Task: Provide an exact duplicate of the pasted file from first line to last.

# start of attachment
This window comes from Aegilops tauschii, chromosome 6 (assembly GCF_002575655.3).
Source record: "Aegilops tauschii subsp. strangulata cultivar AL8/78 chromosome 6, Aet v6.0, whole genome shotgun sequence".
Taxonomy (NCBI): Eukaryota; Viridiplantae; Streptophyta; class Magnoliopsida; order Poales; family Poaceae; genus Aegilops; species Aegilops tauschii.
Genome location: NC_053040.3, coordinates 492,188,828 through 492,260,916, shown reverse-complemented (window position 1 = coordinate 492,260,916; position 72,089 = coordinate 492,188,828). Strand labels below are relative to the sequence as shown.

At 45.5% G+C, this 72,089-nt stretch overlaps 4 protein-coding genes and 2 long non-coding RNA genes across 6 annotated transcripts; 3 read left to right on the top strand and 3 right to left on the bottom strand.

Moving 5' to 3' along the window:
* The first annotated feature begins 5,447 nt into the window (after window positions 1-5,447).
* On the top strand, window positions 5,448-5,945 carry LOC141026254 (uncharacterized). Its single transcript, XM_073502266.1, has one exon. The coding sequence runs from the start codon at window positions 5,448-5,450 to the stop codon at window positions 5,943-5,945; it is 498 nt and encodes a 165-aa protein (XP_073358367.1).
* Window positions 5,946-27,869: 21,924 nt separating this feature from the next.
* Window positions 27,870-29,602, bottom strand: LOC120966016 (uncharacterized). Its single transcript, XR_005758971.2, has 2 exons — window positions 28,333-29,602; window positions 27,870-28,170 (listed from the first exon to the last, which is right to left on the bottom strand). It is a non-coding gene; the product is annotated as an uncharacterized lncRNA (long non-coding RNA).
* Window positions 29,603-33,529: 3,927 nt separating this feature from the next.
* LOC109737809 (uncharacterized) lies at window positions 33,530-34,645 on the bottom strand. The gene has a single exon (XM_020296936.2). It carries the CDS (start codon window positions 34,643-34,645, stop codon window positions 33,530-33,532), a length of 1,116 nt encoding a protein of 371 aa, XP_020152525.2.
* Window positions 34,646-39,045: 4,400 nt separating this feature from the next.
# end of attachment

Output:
This window comes from Aegilops tauschii, chromosome 6 (assembly GCF_002575655.3).
Source record: "Aegilops tauschii subsp. strangulata cultivar AL8/78 chromosome 6, Aet v6.0, whole genome shotgun sequence".
Taxonomy (NCBI): Eukaryota; Viridiplantae; Streptophyta; class Magnoliopsida; order Poales; family Poaceae; genus Aegilops; species Aegilops tauschii.
Genome location: NC_053040.3, coordinates 492,188,828 through 492,260,916, shown reverse-complemented (window position 1 = coordinate 492,260,916; position 72,089 = coordinate 492,188,828). Strand labels below are relative to the sequence as shown.

At 45.5% G+C, this 72,089-nt stretch overlaps 4 protein-coding genes and 2 long non-coding RNA genes across 6 annotated transcripts; 3 read left to right on the top strand and 3 right to left on the bottom strand.

Moving 5' to 3' along the window:
* The first annotated feature begins 5,447 nt into the window (after window positions 1-5,447).
* On the top strand, window positions 5,448-5,945 carry LOC141026254 (uncharacterized). Its single transcript, XM_073502266.1, has one exon. The coding sequence runs from the start codon at window positions 5,448-5,450 to the stop codon at window positions 5,943-5,945; it is 498 nt and encodes a 165-aa protein (XP_073358367.1).
* Window positions 5,946-27,869: 21,924 nt separating this feature from the next.
* Window positions 27,870-29,602, bottom strand: LOC120966016 (uncharacterized). Its single transcript, XR_005758971.2, has 2 exons — window positions 28,333-29,602; window positions 27,870-28,170 (listed from the first exon to the last, which is right to left on the bottom strand). It is a non-coding gene; the product is annotated as an uncharacterized lncRNA (long non-coding RNA).
* Window positions 29,603-33,529: 3,927 nt separating this feature from the next.
* LOC109737809 (uncharacterized) lies at window positions 33,530-34,645 on the bottom strand. The gene has a single exon (XM_020296936.2). It carries the CDS (start codon window positions 34,643-34,645, stop codon window positions 33,530-33,532), a length of 1,116 nt encoding a protein of 371 aa, XP_020152525.2.
* Window positions 34,646-39,045: 4,400 nt separating this feature from the next.